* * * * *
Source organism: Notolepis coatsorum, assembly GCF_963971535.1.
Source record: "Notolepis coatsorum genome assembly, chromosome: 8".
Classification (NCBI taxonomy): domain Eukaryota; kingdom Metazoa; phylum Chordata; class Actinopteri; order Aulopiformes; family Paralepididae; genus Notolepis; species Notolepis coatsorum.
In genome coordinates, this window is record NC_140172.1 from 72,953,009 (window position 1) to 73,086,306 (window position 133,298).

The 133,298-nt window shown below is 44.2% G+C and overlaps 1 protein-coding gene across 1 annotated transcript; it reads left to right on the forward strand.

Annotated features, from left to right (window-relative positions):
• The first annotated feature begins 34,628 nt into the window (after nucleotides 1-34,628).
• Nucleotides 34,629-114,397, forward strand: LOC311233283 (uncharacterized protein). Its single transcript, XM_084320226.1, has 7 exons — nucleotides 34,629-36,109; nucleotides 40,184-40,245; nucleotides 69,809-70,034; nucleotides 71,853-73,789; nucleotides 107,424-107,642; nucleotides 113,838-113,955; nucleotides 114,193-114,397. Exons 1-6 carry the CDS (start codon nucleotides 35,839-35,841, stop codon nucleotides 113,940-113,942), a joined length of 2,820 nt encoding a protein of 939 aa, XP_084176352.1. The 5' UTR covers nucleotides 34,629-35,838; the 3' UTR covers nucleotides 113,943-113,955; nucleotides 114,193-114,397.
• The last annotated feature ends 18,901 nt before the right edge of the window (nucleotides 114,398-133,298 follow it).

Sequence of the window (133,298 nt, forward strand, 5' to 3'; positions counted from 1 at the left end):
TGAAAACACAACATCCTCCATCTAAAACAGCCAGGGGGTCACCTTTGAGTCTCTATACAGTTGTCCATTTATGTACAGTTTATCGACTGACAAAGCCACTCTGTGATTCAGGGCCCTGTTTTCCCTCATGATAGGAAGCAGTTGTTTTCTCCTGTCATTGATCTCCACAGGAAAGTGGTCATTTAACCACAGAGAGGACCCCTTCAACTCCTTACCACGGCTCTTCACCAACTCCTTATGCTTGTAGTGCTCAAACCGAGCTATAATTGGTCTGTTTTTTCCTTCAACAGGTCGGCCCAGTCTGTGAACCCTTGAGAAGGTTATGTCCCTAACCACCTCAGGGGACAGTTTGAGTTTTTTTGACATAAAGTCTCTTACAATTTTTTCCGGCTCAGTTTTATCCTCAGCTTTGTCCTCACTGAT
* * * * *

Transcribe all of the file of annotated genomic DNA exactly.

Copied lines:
Source organism: Notolepis coatsorum, assembly GCF_963971535.1.
Source record: "Notolepis coatsorum genome assembly, chromosome: 8".
Classification (NCBI taxonomy): domain Eukaryota; kingdom Metazoa; phylum Chordata; class Actinopteri; order Aulopiformes; family Paralepididae; genus Notolepis; species Notolepis coatsorum.
In genome coordinates, this window is record NC_140172.1 from 72,953,009 (window position 1) to 73,086,306 (window position 133,298).

The 133,298-nt window shown below is 44.2% G+C and overlaps 1 protein-coding gene across 1 annotated transcript; it reads left to right on the forward strand.

Annotated features, from left to right (window-relative positions):
• The first annotated feature begins 34,628 nt into the window (after nucleotides 1-34,628).
• Nucleotides 34,629-114,397, forward strand: LOC311233283 (uncharacterized protein). Its single transcript, XM_084320226.1, has 7 exons — nucleotides 34,629-36,109; nucleotides 40,184-40,245; nucleotides 69,809-70,034; nucleotides 71,853-73,789; nucleotides 107,424-107,642; nucleotides 113,838-113,955; nucleotides 114,193-114,397. Exons 1-6 carry the CDS (start codon nucleotides 35,839-35,841, stop codon nucleotides 113,940-113,942), a joined length of 2,820 nt encoding a protein of 939 aa, XP_084176352.1. The 5' UTR covers nucleotides 34,629-35,838; the 3' UTR covers nucleotides 113,943-113,955; nucleotides 114,193-114,397.
• The last annotated feature ends 18,901 nt before the right edge of the window (nucleotides 114,398-133,298 follow it).

Sequence of the window (133,298 nt, forward strand, 5' to 3'; positions counted from 1 at the left end):
TGAAAACACAACATCCTCCATCTAAAACAGCCAGGGGGTCACCTTTGAGTCTCTATACAGTTGTCCATTTATGTACAGTTTATCGACTGACAAAGCCACTCTGTGATTCAGGGCCCTGTTTTCCCTCATGATAGGAAGCAGTTGTTTTCTCCTGTCATTGATCTCCACAGGAAAGTGGTCATTTAACCACAGAGAGGACCCCTTCAACTCCTTACCACGGCTCTTCACCAACTCCTTATGCTTGTAGTGCTCAAACCGAGCTATAATTGGTCTGTTTTTTCCTTCAACAGGTCGGCCCAGTCTGTGAACCCTTGAGAAGGTTATGTCCCTAACCACCTCAGGGGACAGTTTGAGTTTTTTTGACATAAAGTCTCTTACAATTTTTTCCGGCTCAGTTTTATCCTCAGCTTTGTCCTCACTGAT